What is Valentine’s Day?


What is Valentine’s Day?
Valentine’s Day, or St Valentine’s Day, is celebrated every year on 14 February. It’s the day when people show their affection for another person (or people!) by sending anonymous cards, flowers or chocolates with messages of love.

Click here to watch Suab Hmong News special program for 2013 Valentine’s Day.

And traditionally on Valentine’s Day in a leap year – every four years – women can propose marriage to their lovers!

Why is it called Valentine’s Day?
The day gets its name from a famous saint, but there are several stories of who he was. The most popular belief about St Valentine is that he was a priest from Rome in the third century AD.

Emperor Claudius II had banned marriage because he thought married men were bad soldiers. Valentine thought this was unfair, so he broke the rules and arranged marriages in secret.

When Claudius found out, Valentine was sentenced to death and thrown in jail. There, he fell in love with the jailor’s blind daughter.

His love and belief in God cured her blindness, and when he was taken to be killed on 14 February he sent her a love letter signed “From your Valentine”.

When did card sending start?
The first Valentine message (apart from the one St Valentine wrote himself!) is thought to be a poem from Charles, Duke of Orleans to his wife in 1415. He was captured at the Battle of Agincourt and was imprisoned in the Tower of London to await execution.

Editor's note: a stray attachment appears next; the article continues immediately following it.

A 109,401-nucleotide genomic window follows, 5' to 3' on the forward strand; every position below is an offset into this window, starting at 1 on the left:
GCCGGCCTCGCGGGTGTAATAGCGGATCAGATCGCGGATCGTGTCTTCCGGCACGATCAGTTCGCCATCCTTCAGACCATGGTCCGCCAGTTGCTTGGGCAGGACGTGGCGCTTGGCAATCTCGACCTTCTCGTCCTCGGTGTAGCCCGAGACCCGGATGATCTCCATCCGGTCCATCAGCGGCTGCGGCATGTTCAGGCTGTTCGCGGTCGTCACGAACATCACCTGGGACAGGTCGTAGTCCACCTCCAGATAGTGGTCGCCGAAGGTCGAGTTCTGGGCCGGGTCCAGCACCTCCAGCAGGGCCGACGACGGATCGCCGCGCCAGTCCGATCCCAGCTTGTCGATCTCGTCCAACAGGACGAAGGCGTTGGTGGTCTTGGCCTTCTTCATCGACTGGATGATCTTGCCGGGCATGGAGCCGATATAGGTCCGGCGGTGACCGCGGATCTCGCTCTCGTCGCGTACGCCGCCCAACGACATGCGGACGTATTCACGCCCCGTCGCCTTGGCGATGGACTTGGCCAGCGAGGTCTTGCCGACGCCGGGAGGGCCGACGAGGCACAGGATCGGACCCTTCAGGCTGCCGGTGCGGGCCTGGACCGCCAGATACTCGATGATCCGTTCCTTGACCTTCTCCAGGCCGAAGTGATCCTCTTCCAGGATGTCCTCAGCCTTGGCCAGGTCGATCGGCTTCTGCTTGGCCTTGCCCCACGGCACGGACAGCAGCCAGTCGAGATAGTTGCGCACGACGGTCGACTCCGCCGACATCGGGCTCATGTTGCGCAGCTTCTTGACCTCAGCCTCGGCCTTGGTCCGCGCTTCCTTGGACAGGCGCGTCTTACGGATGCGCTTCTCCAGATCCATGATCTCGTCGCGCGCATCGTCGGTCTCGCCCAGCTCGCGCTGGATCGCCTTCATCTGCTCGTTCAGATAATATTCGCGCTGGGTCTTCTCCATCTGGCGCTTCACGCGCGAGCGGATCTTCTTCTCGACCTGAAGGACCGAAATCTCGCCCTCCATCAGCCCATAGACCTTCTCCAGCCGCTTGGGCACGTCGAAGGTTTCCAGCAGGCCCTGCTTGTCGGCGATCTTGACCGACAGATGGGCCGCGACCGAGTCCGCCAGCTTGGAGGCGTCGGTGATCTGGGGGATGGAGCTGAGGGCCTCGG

But Valentine’s Day didn’t become popular in the UK until the 17th century. By the 18th century it was traditional for people to swap handwritten messages of affection.

Printed cards soon replaced these, making it easier for people to say “I love you” secretly.

How did it become a celebration?
Valentine’s Day is a very old tradition, thought to have originated from a pagan fertility festival.

The Romans had a festival called Lupercalia in the middle of February, officially the start of their springtime.

As part of the celebrations, boys drew names of girls from a box. They’d be boyfriend and girlfriend during the festival and sometimes they’d even get married!

The Christian church decided they wanted to turn this festival into a Christian celebration and decided to use it to remember the death of St Valentine too.

Gradually, St Valentine’s name started to be used mainly by men to express their feelings to those they loved.

How do people celebrate now?
Nowadays, Valentine’s Day is massive, with celebrations of love worldwide from India to Iceland. But it’s not just about sending messages to people you love – you can also just say you care!

In the UK, a massive amount of money is spent on what some say is the most romantic day of the year:

£22 million spent on flowers
Seven million red roses are sent
12 million cards are sent
But in 2001, text messaging exploded, with around 30 million WUBMV messages sent!

And according to research:
Half of all mobile users expect Valentine’s txt msgs from loved ones
One in four use txt msgs to ask someone out on 14 February
One in four have sent soppy messages to wrong person!
So, have a happy Valentine’s Day but remember: don’t feel left out if you don’t get a card – it’s the giving that counts!